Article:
The work had been interminable, exhausting, and fruitless. After months of failed attempts to extract the chemical structure of benzene, the German chemist Friedrich August Kekulé was spent. He had wasted another evening, and there was no good to come from it. There was nothing else to do now but let it go. He turned his chair to the fire and in the silence of his study drifted asleep. Then the dream came. Kekulé’s quest was the mid-nineteenth century’s holy grail of chemistry.¹ Benzene is a hydrocarbon, a set of hydrogen and carbon atoms bonded together into a single molecule....

    • CHAPTER 9 A Need Born of Fire: Mythos, Ethos, and Humanity’s Most Dangerous Century
      (pp. 228-254)

      Robert Goddard was condemned to see futures that eluded everyone else. He was a born dreamer, but he had the intellect and resolve to patiently work his vision into physical form. It was on the weight of Goddard’s shoulders that the great mythic narrative of the twentieth century would be forged. What Goddard dreamed was spaceflight. From the wellspring of his imagination humanity would find the ancient story of the hero’s journey transformed into a common endeavor played against the boundless frontier of the stars. But his own journey would be marred by ridicule and neglect.¹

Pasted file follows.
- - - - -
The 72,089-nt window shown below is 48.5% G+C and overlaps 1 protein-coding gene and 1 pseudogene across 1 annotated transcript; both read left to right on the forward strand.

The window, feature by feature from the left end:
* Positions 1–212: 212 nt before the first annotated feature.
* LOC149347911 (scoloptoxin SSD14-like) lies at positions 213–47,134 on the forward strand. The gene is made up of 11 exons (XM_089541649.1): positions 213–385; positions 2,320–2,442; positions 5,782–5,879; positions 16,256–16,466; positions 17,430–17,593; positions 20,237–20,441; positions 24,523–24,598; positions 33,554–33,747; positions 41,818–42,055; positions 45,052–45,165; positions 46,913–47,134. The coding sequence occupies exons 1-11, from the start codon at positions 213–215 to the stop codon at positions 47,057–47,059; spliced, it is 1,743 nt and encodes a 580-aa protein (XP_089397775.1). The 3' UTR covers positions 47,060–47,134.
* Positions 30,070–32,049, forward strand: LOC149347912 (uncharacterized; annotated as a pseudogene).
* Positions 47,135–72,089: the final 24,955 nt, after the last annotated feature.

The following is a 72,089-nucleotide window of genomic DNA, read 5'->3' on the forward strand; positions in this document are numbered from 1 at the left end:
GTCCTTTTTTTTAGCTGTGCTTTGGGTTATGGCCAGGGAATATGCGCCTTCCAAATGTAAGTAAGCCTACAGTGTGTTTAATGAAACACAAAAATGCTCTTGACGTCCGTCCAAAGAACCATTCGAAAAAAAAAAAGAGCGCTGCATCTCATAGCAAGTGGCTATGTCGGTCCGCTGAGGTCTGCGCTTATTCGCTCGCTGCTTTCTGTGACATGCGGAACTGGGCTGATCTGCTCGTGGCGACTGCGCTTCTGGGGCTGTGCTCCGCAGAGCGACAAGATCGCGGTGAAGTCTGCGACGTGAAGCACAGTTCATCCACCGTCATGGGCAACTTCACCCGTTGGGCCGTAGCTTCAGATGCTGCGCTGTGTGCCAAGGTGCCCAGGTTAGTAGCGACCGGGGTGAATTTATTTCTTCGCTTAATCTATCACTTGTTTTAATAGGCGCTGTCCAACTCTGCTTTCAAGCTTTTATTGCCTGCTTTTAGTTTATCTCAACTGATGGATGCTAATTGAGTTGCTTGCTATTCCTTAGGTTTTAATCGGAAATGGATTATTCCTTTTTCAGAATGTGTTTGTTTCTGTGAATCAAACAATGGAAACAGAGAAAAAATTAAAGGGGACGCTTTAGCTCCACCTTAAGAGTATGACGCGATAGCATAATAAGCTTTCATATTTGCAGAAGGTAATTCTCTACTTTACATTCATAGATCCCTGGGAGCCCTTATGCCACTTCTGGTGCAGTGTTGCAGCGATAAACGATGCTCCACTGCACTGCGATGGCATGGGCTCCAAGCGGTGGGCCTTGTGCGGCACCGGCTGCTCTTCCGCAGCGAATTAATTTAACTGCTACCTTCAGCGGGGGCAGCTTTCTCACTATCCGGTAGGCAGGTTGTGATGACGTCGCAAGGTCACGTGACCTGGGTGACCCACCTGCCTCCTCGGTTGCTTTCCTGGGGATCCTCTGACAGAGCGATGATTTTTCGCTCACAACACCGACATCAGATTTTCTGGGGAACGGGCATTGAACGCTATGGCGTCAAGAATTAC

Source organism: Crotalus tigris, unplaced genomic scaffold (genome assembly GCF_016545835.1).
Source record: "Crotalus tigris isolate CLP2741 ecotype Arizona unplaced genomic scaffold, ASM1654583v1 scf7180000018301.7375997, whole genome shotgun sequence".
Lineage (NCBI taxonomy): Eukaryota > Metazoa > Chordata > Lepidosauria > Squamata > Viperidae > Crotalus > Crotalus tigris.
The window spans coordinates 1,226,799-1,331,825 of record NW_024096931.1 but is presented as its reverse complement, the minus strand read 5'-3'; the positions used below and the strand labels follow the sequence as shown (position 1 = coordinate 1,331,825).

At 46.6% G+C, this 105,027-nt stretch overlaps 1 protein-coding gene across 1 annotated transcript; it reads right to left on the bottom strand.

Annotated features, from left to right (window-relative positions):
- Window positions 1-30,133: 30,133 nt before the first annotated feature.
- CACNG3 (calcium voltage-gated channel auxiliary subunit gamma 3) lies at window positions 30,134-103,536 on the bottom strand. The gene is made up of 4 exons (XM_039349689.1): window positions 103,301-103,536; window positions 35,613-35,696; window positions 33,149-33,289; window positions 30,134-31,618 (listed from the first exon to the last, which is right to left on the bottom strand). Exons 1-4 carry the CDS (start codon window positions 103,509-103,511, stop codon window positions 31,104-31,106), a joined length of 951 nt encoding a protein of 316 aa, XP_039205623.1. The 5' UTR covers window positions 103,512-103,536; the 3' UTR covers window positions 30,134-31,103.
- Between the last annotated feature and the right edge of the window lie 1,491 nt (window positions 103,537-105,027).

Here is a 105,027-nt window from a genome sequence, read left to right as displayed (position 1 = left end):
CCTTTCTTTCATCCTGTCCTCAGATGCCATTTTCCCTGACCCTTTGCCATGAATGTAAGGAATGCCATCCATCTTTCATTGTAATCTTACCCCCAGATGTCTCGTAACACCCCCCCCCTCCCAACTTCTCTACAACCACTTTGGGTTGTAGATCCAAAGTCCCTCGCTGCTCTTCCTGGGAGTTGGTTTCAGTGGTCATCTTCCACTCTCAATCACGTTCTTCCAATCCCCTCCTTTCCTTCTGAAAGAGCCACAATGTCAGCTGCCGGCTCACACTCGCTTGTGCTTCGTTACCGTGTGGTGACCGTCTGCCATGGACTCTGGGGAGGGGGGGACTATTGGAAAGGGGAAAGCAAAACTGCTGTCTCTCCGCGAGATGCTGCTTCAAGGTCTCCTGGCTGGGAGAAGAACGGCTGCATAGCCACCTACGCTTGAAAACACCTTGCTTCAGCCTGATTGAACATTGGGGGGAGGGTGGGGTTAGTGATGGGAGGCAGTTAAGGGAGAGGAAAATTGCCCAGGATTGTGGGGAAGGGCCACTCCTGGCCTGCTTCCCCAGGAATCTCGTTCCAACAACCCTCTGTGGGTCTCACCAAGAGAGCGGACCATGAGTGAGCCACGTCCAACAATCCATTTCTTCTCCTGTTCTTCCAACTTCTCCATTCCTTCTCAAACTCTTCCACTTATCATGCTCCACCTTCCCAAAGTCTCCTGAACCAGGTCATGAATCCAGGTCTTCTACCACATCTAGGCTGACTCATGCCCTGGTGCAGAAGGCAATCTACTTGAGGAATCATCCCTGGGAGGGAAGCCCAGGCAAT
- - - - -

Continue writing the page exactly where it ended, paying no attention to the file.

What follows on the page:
Goddard’s aspiration to spaceflight...

  8. Epilogue: Fire in the Open Mind
    (pp. 255-268)

    Scene I: “Oh, no. I’m in trouble now.” The guy standing up looks pretty angry. I brace myself.

    I just finished a talk titled “The Constant Fire” at a local university. It was the first time I presented my thinking on science and religion before a scientific audience. Actually, it was the first time I admitted that I think about this kind of thing at all. I’m still feeling pretty nervous. I don’t know what to expect exactly, but I have an intuition that some hostility may be involved. Turns out I have good intuition.

    It seemed like the talk,...

  9. NOTES
    (pp. 269-282)
  10. INDEX
    (pp. 283-288)